I read one interesting insight about standing and sitting. He posited that occassional intervals of standing, higher force pedaling served a useful purpose by mobilizing glycogen or energy in those specific muscle recruitment patterns by creating lactate, which could then migrate via the lactate shuttle to fuel glycogen depleted SO fibers firing in the sitting position. It was a question to ponder.

My short answer: you get good at what you do all the time. For me, I can squeeze out more power standing during a hard climb when my quads are burning with H+. My breathing rate shoots up. In terms of overall efficiency from a non-metabolic perspective, out of the saddle efforts help me maintain speed and momentum over shorter rollers, so they're worth the higher metabolic cost.

Unless Veronique is now a man's name - you never know with those Frenchies - Billat is a she.
 

frost

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Oct 25, 2007
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bbrauer said:
... It actually directly measures one aspect of what your cardiorespiratory system is doing.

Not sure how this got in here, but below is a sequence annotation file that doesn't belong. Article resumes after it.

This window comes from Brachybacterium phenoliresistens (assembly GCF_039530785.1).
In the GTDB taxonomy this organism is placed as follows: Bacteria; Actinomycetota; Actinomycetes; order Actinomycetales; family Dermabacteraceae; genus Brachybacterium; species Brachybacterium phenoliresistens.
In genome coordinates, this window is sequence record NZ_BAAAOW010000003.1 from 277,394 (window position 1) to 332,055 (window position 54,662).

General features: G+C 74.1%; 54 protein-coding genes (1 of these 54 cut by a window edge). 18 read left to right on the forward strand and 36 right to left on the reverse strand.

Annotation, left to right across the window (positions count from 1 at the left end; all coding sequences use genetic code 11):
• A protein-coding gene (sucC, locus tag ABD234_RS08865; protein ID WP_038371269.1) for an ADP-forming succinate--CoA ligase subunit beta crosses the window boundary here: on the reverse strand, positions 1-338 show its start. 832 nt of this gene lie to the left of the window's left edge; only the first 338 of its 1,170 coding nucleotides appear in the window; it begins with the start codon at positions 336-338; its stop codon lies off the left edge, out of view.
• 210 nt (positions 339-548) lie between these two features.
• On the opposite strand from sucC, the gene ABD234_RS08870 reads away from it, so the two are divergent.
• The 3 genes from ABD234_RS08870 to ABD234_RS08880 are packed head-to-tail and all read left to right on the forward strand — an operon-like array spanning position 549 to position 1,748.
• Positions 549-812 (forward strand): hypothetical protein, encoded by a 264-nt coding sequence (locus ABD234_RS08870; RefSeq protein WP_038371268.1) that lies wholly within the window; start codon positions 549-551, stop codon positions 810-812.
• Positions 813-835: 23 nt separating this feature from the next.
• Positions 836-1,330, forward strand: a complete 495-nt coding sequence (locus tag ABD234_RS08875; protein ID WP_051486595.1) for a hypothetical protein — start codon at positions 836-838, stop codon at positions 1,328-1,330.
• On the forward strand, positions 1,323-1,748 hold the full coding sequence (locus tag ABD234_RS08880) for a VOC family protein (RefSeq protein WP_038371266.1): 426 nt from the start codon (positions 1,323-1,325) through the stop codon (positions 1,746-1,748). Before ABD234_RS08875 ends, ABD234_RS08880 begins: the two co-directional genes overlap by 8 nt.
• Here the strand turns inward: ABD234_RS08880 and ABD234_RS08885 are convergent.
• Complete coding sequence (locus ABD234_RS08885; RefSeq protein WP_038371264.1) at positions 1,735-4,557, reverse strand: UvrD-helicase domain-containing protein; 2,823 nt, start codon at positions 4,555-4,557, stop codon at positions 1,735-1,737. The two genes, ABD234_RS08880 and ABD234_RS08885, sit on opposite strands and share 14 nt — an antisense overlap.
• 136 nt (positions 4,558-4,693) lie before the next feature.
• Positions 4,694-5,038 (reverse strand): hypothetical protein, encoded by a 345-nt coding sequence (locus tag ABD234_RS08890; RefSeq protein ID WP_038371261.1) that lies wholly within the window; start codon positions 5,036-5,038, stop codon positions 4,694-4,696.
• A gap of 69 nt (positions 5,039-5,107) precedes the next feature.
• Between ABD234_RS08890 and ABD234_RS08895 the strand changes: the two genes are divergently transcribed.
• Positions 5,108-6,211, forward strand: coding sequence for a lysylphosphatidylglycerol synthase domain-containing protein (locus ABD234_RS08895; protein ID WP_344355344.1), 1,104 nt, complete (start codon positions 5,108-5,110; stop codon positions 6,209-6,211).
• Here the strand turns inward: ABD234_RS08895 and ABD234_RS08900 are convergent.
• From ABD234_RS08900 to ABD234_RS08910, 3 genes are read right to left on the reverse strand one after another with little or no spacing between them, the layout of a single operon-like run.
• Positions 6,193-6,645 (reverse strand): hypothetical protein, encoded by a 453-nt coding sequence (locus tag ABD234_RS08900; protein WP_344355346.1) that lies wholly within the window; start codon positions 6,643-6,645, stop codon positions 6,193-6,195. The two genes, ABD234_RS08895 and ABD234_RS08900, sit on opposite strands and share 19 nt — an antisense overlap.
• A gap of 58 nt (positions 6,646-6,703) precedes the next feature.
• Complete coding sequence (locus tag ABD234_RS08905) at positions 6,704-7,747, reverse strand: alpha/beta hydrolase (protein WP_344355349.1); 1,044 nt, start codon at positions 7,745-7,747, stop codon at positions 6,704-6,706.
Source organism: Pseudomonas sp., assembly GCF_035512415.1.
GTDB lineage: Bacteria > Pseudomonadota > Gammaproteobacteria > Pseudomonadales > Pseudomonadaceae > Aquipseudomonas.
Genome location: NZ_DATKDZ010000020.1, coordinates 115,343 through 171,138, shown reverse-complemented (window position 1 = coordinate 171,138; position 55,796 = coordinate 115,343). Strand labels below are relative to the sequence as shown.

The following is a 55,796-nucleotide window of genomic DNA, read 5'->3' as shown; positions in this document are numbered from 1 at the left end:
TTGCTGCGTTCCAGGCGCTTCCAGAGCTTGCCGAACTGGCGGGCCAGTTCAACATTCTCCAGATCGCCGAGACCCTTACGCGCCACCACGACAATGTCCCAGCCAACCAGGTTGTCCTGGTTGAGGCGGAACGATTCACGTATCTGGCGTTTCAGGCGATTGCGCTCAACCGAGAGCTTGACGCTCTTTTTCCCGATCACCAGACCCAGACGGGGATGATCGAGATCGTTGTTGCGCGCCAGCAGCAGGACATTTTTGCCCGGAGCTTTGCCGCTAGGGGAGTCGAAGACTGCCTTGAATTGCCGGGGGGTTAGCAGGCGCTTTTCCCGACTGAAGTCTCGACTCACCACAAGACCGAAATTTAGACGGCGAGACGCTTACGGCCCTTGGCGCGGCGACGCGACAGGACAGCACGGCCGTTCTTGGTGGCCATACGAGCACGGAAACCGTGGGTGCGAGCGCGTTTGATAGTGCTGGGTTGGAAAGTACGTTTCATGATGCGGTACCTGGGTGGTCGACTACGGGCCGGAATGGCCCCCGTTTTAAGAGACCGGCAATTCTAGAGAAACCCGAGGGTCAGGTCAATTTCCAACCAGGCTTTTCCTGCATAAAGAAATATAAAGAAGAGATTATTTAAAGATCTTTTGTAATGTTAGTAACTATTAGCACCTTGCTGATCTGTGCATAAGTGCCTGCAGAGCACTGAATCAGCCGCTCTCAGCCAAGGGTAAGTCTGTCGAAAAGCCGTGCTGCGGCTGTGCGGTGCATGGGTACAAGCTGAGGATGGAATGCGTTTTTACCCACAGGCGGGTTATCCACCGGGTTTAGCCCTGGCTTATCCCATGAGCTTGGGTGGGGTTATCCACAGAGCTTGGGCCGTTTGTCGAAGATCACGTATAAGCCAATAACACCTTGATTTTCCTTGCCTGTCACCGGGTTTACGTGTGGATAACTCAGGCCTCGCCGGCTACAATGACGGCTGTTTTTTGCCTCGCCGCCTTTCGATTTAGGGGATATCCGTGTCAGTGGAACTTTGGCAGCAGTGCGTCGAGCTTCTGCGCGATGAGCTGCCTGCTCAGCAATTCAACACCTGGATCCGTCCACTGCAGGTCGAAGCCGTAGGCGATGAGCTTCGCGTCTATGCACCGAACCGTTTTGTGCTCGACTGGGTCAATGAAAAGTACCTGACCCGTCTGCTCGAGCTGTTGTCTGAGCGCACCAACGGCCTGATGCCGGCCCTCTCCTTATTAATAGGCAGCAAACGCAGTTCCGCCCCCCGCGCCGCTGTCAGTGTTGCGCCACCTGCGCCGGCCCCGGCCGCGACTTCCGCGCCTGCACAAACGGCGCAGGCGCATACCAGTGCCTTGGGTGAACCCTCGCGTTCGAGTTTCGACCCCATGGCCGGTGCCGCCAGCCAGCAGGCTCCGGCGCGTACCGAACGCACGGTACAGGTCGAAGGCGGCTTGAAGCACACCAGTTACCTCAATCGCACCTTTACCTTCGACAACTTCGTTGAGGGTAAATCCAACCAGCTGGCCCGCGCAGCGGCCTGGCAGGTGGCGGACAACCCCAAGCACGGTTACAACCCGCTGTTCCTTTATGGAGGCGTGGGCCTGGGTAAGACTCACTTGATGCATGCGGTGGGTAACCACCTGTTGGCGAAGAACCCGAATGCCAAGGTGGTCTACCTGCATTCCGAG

...

Yes, it directly measures the heart rate. This however should not be confused with cardiac output or oxygen consumption.
 

alienator

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Jun 10, 2004
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frost said:
Yes, it directly measures the heart rate. This however should not be confused with cardiac output or oxygen consumption.

I don't think anyone did.
 

doctorSpoc

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Nov 18, 2005
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mitosis said:
If you want to get an immediate feedback on level of exertion on a bike you should be using a heart rate monitor. Seems like too many cycle coaches have forgotton these in favour of power meters. HRM's are still the most reliable way to measure overall exertion.

mitosis... an HRM can be safely dismissed as a useful training tool to measure level exertion over useful intervals of time for training.. precisely BECAUSE it ca not provide immediate feedback.. there is a huge time lag in heart rate after onset of stress. most coaches have happily ditched HRMs because they've discovered how incredible useless they are as a training tool because of this short coming..
 

doctorSpoc

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Nov 18, 2005
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mitosis said:
They are still the most reliable training tool. If you are getting misleading data it is probably because you are using them in one-off situations or on athletes where there is no prior imformation.

If you've got all that experience you don't need me to tell you the over a period of time the power metre gives useful feedback - like the first 5 minutes of a TT. But if you want accurate, momentary data the power meter is useless - hence for climbing, where standing and sitting occur for seconds for most riders, the HRM gives a measure of exertion while the PM provides no meaningful data.